A significant number of infrastructure projects are currently in delivery or in the pipeline to be procured and delivered from both government and other clients across Australasia. It is a busy and challenging time as the market looks to provide the capability and capacity to deliver on the programmes and projects of works across the various geographies.
Most in the supply chain from constructors, consultants and contractors would acknowledge that this should be a good time financially, from a backlog perspective in terms of future work. Lots of project opportunities should lead to sustainable profitability and the opportunity to deliver outstanding outcomes for clients. The problem is that we are often playing the short game as leaders when it comes to delivery. We are not ensuring that our organisations are set up not only for Horizon 1 (12 months, but also for Horizon 2 (1-3 years) and Horizon 3 (3+years).
How do we balance the short game (Horizon 1) with the responsibility we have as leaders of our organisations to ensure we are set up sustainably for Horizon 2 and 3? This has been a frequent conversation for me when working with our clients over the last 12 months and one I am determined to assist with by building the capability and capacity of infrastructure leaders.
To expand upon this point, a good place to start is to highlight the difference around short game and long game thinking for leaders. From a short game perspective, it includes:
- Bidding projects with low margin chasing revenue;
- Driving short term unsustainable billability levels of staff and running the risk of losing them to competitors or burning them out or others;
- Not being clear on risk allocation with clients up front leading to cost blow outs and other challenges with project delivery;
- Bidding to participate because we have many opportunities and having the mindset that losing a couple wont have a large impact on our business;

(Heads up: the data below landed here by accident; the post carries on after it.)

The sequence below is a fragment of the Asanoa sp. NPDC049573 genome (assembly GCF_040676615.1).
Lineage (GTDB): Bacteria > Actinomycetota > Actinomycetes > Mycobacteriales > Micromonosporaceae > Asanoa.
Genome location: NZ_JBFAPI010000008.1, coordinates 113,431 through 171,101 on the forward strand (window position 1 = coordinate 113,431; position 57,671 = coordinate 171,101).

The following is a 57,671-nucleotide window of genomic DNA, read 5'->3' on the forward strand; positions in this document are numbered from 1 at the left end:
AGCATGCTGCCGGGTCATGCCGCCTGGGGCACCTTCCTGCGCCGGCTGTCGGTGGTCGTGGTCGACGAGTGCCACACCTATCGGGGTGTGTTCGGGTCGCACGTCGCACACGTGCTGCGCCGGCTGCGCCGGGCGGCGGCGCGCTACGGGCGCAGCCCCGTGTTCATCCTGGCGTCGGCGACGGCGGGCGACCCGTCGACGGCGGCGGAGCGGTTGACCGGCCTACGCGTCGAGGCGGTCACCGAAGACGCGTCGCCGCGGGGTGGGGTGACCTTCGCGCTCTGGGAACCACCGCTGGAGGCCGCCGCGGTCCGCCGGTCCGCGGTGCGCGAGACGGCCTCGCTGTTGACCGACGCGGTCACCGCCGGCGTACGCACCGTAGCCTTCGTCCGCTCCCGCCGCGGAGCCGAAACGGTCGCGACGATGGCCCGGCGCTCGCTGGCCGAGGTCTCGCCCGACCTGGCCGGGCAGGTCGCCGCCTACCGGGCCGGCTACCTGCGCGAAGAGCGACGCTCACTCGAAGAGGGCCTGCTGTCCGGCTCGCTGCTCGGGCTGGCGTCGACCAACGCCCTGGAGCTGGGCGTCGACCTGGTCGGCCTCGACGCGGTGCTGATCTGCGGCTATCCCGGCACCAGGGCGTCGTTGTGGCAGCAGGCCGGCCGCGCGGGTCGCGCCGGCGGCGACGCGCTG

- Not developing leaders at all levels of our projects and organisations which leads to capability and capacity issues when delivering projects;
- Putting the A grade team on a bid knowing that they are unlikely to be provided to a client which means we give them the C grade team;
- Not treating your partners and sub-contractors in a collaborative manner due to short game demands and damaging long term relationships;
- Spreading our team and organisation too thin with many clients with, no focus on what we are good at or can realistically deliver;
- Not having the tough commercial conversations up front with clients creating miss-aligned expectations around variations and potential cost challenges that will inevitability arise in the future; and
- Not valuing culture over short term profitability demands.
As you can see from the list, these are all practices we can all fall in to. Competing demands and short term expectations from stakeholders all drive the ‘grow at all costs’ approach.
The long game is hard. Hard not because they are uncommon insights, but because they are hard to repeatedly deliver upon day in day out, week to week and year on year. They require an absolute focus on taking a long term view to building something great whether that be a high performing organisation, project, outstanding infrastructure leaders within your organisation or strong relationships with clients through delivering outstanding outcomes. Not sexy or popular but very hard to achieve because we get distracted easily to the short game. It requires us to choose less to do and focus on saying no more.